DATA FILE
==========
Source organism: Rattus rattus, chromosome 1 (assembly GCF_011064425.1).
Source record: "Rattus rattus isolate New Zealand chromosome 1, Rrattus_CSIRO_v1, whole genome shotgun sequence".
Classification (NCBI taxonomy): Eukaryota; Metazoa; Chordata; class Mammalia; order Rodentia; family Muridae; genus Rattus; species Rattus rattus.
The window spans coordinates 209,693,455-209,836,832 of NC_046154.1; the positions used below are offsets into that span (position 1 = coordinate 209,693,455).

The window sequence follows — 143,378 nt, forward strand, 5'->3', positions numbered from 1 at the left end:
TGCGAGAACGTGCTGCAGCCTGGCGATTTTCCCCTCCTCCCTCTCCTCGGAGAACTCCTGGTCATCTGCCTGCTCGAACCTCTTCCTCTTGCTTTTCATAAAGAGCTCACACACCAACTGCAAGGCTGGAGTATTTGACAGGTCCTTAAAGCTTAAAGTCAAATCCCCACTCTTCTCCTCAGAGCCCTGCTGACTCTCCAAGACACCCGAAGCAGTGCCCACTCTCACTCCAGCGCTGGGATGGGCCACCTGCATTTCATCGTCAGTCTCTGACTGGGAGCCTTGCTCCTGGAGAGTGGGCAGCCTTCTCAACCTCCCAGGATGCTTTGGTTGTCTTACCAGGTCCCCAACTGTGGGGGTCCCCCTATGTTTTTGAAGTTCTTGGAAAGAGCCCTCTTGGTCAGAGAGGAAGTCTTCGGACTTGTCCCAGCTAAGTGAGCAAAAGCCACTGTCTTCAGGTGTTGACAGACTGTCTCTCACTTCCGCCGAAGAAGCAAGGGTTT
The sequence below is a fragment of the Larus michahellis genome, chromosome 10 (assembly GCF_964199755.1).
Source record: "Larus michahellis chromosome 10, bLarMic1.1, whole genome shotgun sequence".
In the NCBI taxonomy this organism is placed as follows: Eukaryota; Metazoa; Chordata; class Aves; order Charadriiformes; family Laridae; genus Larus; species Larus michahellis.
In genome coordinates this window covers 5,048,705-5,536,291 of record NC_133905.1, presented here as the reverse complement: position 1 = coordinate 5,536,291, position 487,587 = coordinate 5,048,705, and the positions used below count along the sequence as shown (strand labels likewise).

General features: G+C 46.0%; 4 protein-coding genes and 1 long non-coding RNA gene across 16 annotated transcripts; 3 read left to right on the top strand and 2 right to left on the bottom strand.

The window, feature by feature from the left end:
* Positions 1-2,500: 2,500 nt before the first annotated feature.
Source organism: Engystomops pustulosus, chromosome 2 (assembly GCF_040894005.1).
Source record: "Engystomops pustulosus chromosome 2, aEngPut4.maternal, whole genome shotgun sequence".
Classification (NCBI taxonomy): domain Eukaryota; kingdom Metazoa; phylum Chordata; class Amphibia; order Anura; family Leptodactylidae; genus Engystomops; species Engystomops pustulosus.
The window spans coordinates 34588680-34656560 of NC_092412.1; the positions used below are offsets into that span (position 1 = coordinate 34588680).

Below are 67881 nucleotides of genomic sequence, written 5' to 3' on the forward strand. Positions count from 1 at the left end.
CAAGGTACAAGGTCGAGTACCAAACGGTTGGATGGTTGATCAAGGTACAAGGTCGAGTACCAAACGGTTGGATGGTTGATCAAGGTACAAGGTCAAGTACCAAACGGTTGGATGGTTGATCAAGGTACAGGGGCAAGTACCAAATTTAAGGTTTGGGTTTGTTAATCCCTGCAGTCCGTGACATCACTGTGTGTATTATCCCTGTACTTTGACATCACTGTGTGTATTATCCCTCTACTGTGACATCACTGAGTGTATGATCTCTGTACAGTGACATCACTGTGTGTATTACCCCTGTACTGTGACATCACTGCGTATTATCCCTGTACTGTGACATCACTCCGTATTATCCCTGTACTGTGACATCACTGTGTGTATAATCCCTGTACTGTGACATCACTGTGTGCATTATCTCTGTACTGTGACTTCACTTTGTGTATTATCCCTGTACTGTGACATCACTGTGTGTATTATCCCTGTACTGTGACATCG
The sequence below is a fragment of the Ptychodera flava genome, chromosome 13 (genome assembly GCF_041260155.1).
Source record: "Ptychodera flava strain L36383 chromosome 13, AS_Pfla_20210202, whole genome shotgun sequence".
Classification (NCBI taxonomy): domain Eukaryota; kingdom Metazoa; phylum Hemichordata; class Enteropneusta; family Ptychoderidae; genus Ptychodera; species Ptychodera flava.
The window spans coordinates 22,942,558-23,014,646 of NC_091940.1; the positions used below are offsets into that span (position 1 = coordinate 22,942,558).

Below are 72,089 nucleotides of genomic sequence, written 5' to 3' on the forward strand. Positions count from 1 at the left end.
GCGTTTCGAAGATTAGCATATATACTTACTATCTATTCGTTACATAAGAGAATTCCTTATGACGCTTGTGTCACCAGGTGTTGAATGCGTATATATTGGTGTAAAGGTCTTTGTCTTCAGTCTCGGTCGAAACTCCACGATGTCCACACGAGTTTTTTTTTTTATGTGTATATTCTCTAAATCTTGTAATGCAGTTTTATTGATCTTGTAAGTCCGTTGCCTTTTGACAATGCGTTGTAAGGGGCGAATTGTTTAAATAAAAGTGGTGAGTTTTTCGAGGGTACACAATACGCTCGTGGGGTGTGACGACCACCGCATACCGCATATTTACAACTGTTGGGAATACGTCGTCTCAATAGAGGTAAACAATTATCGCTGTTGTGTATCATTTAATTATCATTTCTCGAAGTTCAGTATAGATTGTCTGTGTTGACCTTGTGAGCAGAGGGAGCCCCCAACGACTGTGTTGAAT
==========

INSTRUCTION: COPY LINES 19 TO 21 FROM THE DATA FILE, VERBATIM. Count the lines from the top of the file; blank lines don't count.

CAAGGTACAAGGTCGAGTACCAAACGGTTGGATGGTTGATCAAGGTACAAGGTCGAGTACCAAACGGTTGGATGGTTGATCAAGGTACAAGGTCAAGTACCAAACGGTTGGATGGTTGATCAAGGTACAGGGGCAAGTACCAAATTTAAGGTTTGGGTTTGTTAATCCCTGCAGTCCGTGACATCACTGTGTGTATTATCCCTGTACTTTGACATCACTGTGTGTATTATCCCTCTACTGTGACATCACTGAGTGTATGATCTCTGTACAGTGACATCACTGTGTGTATTACCCCTGTACTGTGACATCACTGCGTATTATCCCTGTACTGTGACATCACTCCGTATTATCCCTGTACTGTGACATCACTGTGTGTATAATCCCTGTACTGTGACATCACTGTGTGCATTATCTCTGTACTGTGACTTCACTTTGTGTATTATCCCTGTACTGTGACATCACTGTGTGTATTATCCCTGTACTGTGACATCG
The sequence below is a fragment of the Ptychodera flava genome, chromosome 13 (genome assembly GCF_041260155.1).
Source record: "Ptychodera flava strain L36383 chromosome 13, AS_Pfla_20210202, whole genome shotgun sequence".